SCOTCH LOCKS are the original NAME BRAND device. Like people call (locking adjustable pliers) = VISE GRIPS. Vise grips were the original.. Scotch locks are 99.99999% JUNK… I cannot tell you how often people would come to my shop with shorts in their tail lights and trailer lights that scotch locks were used on. Rochester NY, the land of rust, salt and monster pot holes, IS NOT the place to use that junk… Absolute garbage and allllllways the reason lights were not working.. Even worse were those older cars with the aluminum tail light wiring harnesses in the trunk that peeps would use scotch locks on. That wire was so thin it would brake when the lock splice would be pressed into place. Then peeps would check them at the splice plate and think everything was working.. NOT!!!!!!!

  7. Love your videos. Question got four wires going to my new brake pads on left side brakes. two coming off the axle and two going up inside the trailer, could these be going to my rear trailer brake lights.

  8. Great informative video.


    Without talking above the heads of those who show an intrest in seeking knowledge of those willing to share it.

    Thank you for addressing us as "viewers" instead of "you tubers".

    I go to the next video when someone starts their video that way.

    Thank you so much for sharing.

    Passing on knowledge for future generations to share.

  9. you sound like you could be my twin brother. I made weed eaters out of junk Vacuum cleaner motors before Weedeater was even a brand name, I hopped up every riding mower I could trade someone out of. I had one Homelite mower that would run 30 mph at 12yrs old. My 1st motorcycle was an Yamaha enduro 80cc that can in box torn apart (another trade)I finally got it back together and running and added a headlight that ran off the magneto. I went on to built moch-up test boxes for everything I worked on. I even built one to test speedo's and tach's on Frieghtliner trucks from any related connection test point in the harness. It prevented a several costly dyno test runs to check for accuracy. and removed the guessing game when the engineers listed the wrong codes. It's nice to see someone doing a simple task and, taking the time to explain "why" it ain't so simple if you don't know what your doing. Thanks for taking the time to show us about electric brakes and thanks for adding the interesting stories from you youth……nice to watch someone on you tube who also has the MacGyver vibe.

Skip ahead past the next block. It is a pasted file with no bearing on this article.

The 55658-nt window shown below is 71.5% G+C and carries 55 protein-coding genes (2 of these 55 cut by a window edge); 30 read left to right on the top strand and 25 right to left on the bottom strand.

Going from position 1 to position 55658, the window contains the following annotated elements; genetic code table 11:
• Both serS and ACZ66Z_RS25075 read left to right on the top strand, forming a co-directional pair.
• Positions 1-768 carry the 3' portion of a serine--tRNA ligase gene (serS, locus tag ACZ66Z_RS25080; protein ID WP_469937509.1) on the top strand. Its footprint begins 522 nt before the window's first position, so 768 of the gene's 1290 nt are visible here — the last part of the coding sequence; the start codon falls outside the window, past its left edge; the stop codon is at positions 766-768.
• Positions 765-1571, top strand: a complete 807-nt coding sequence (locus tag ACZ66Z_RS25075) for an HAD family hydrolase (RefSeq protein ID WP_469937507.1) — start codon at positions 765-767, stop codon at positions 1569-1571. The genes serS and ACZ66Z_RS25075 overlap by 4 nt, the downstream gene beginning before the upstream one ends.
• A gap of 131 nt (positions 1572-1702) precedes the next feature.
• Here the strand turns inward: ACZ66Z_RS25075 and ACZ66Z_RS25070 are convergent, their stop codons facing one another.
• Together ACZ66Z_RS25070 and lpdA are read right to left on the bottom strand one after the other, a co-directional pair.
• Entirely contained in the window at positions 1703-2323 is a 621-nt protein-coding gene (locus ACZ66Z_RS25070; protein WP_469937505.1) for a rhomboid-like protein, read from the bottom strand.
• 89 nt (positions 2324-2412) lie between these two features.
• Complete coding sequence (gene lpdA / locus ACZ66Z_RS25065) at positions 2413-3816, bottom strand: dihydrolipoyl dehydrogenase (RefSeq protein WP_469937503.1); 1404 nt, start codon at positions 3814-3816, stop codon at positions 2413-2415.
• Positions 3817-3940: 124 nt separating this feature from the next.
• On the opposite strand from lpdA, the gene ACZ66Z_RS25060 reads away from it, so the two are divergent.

10. On the first trailer I ever did, I thought I would be professional and solder the brake wires. A week later a shop called me from several states away and told me most were broken. They explained never to solder or use butt connectors due to the excess movement on axles causing them to brake. They said even though it seems inferior, to use the twist (Romex type) connectors instead . I thought I was doing a better job with solder and heat shrink, apparently not though. You're a good teacher, love these clips.

  11. great video. i was taught by my father as well as an instructor named mr. berdick at alfrid state college that too much grease in the hub is bad and as you said not nessary thats how i do it for years too and no come backs i called them scoth locks too. and fyi to viewers the 3 m ones with the dielectric grease isnt no better so dont think they are there junk everywhere

  12. Hi Eric i really enjoy your video i always wanted to know to adjust my caravan brakes i though the adjustment was only where the two brake cable met to the metal rod that goes to the hand brake thanks again for the tips

  13. Terrific video Eric O. Really helped me out. I came upon a 25 yr RV on the cheap and needed to repair the brakes on it for a cross-state family vacation. I like how you covered every aspect of the assembly replacement. Thanks a bunch